The Berwyn range to the south east, has the western edge of it in the park, but the highest summits to the east have been omitted. Many of the hikers in the area concentrate on Snowdon itself, it is regarded as a fine mountain, but at times gets crowded. The other high mountains with their boulder-strewn summits—as well as Tryfan, one of the few mountains in the UK south of Scotland whose ascent needs hands as well as feet—are very popular. However, there are some spectacular walks in Snowdonia on the lower mountains, they tend to be unfrequented. Among hikers' favourites are Y Garn along the ridge to Elidir Fawr.
Cassiano Schalch Leal is a former international freestyle swimmer from Brazil. At the 1991 Pan American Games, in Havana, Leal won the silver medal in the 4×200-metre freestyle. Leal was at the 1993 FINA World Swimming Championships, in Palma de Mallorca, where he won the bronze medal in the 4×200-metre freestyle, along with José Carlos Souza, Teófilo Ferreira and Gustavo Borges, he finished 14th in the 400-metre freestyle, with a time of 3:52.47. At the 1995 Pan American Games, in Mar del Plata, Leal won for the second time the silver medal in the 4×200-metre freestyle, he finished 4th in the 200-metre freestyle, 6th in the 400-metre freestyle. Participating at the 1995 FINA World Swimming Championships, in Rio de Janeiro, Leal won again the bronze medal in the 4×200-metre freestyle, now along with Fernando Saez, Teófilo Ferreira and Gustavo Borges, he participated in Atlanta, for his native country. His best and only result in Atlanta, Georgia was the 10th place in the Men's 4×200-metre freestyle.
Shungite is a black, non-crystalline mineraloid consisting of more than 98 weight percent of carbon. It was first described from a deposit near Shunga village, in Karelia, from where it gets its name. Shungite has been reported to contain trace amounts of fullerenes; the term "shungite" was used in 1879 to describe a mineraloid with more than 98 percent carbon. More the term has been used to describe shungite-bearing rocks, leading to some confusion. Shungite-bearing rocks have been classified purely on their carbon content, with Shungite-1 having a carbon content in the range 98-100 weight percent and Shungite-2, -3, -4 and -5 having contents in the ranges 35-80 percent, 20-35 percent, 10-20 percent and less than 10 percent, respectively. In a further classification, shungite is subdivided into bright, semi-bright, semi-dull and dull on the basis of their luster. Shungite has two main modes of occurrence, disseminated within the host rock and as mobilised material. Migrated shungite, bright shungite, has been interpreted to represent migrated hydrocarbons and is found as either layer shungite, layers or lenses near conformable with the host rock layering, or vein shungite, found as cross-cutting veins.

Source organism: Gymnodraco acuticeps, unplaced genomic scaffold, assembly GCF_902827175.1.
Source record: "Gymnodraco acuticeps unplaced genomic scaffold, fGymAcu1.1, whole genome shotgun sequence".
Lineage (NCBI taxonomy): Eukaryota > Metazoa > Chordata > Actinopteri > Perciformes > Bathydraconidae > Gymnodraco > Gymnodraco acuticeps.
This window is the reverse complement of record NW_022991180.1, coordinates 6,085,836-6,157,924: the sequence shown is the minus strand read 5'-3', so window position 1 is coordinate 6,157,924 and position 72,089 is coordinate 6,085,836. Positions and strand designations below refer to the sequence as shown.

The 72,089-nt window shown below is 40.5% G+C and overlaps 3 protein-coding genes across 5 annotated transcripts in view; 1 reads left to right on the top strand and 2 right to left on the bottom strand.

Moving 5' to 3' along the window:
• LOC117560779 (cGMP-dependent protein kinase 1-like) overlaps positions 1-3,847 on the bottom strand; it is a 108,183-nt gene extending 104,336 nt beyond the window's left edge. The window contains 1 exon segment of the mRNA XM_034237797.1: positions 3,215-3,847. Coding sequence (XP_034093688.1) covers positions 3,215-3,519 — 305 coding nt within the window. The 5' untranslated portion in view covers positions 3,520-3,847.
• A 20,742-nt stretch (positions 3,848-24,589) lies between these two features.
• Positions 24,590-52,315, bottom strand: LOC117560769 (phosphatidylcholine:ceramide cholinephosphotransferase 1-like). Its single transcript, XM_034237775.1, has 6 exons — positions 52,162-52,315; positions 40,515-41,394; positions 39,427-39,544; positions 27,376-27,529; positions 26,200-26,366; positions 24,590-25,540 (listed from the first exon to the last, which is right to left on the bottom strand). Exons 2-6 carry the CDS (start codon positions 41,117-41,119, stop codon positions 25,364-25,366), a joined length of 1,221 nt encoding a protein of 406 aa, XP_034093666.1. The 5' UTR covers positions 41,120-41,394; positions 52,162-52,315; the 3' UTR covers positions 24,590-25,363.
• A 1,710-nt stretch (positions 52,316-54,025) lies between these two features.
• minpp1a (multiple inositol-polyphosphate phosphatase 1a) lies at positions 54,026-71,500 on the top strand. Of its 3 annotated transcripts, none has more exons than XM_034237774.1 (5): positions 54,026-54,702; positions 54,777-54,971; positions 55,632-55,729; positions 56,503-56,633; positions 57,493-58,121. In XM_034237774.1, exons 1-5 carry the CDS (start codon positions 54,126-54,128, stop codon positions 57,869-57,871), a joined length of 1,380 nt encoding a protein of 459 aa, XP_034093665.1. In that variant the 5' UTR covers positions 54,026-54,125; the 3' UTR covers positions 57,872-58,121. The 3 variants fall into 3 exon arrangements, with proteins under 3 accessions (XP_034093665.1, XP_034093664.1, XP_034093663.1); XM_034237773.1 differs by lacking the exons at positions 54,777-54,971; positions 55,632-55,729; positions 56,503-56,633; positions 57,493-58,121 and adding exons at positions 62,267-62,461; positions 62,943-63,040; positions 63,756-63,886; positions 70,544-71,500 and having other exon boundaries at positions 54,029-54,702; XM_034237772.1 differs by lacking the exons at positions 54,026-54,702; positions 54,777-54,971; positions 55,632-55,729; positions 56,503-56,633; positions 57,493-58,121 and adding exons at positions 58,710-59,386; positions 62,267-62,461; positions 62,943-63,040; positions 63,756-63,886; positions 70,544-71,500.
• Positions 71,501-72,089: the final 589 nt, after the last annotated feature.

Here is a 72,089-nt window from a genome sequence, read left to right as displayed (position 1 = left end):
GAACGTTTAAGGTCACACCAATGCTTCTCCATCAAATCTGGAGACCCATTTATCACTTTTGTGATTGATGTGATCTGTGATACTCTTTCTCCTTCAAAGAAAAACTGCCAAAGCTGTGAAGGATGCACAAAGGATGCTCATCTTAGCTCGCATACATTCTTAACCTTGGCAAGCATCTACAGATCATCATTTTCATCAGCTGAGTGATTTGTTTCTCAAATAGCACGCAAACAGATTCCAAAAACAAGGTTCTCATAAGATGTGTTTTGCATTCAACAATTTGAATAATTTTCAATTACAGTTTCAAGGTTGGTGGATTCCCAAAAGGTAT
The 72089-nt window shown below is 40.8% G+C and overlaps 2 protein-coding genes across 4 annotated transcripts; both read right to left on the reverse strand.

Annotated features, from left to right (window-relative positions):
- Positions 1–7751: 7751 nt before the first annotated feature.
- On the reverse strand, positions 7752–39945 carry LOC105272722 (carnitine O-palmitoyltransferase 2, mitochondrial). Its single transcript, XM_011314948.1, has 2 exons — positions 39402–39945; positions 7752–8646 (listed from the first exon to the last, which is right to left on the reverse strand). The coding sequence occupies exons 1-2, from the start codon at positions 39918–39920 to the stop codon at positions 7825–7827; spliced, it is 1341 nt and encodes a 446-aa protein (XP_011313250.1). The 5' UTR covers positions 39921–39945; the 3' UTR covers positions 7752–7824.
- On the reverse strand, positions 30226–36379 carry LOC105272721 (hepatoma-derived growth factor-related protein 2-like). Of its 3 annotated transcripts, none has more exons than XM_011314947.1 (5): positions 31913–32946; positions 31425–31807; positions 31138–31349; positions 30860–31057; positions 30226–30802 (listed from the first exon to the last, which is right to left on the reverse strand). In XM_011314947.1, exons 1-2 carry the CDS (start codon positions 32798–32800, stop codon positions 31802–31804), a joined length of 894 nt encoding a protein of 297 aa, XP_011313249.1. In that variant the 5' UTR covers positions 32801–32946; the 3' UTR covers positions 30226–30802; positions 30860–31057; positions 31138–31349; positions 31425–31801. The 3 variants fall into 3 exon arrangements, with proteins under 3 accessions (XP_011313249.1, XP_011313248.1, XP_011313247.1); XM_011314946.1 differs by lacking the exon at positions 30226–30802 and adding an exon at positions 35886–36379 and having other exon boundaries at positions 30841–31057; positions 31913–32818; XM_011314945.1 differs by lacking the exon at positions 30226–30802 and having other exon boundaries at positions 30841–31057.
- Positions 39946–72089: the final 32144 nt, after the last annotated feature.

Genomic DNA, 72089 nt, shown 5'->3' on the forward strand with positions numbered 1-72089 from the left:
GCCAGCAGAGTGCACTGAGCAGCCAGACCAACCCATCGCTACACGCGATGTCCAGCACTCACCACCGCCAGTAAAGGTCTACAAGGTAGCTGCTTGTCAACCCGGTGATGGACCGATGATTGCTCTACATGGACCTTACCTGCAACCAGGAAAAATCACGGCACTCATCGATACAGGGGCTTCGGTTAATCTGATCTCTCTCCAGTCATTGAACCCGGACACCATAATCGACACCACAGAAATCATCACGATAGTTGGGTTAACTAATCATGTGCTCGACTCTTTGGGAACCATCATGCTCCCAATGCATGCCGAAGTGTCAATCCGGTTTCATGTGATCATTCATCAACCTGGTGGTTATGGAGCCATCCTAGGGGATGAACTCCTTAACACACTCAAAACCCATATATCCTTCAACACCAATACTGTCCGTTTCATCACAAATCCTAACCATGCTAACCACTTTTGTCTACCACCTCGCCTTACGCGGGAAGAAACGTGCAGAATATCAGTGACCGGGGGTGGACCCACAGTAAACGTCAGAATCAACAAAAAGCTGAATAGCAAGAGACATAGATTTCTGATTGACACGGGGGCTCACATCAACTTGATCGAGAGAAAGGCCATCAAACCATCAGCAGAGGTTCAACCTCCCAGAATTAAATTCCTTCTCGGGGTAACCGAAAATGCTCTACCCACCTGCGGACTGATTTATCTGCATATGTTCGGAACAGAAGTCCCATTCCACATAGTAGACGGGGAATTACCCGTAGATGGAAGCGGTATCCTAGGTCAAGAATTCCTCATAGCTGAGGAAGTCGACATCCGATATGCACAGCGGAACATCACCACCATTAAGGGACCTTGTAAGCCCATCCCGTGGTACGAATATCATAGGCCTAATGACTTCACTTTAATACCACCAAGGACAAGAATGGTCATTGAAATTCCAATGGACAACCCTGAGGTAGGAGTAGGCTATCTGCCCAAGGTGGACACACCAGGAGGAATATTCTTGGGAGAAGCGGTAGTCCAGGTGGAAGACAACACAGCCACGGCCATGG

Shungite may occur as clasts within younger sedimentary rocks. Shungite has to date been found in Russia; the main deposit is in the Lake Onega area of Karelia, at Zazhoginskoye, near Shunga, with another occurrence at Vozhmozero. Two other much smaller occurrences have been reported in Russia, one in Kamchatka in volcanic rocks and the other formed by the burning of spoil from a coal mine at high temperature in Chelyabinsk. Other occurrences have been described from Austria, Democratic Republic of Congo and Kazakhstan. Shungite has been regarded as an example of abiogenic petroleum formation, but its biological origin has now been confirmed. Non-migrated shungite is found directly stratigraphically above deposits that were formed in a shallow water carbonate shelf to non-marine evaporitic environment; the shungite bearing sequence is thought to have been deposited during active rifting, consistent with the alkaline volcanic rocks that are found within the sequence. The organic-rich sediments were deposited in a brackish lagoonal setting.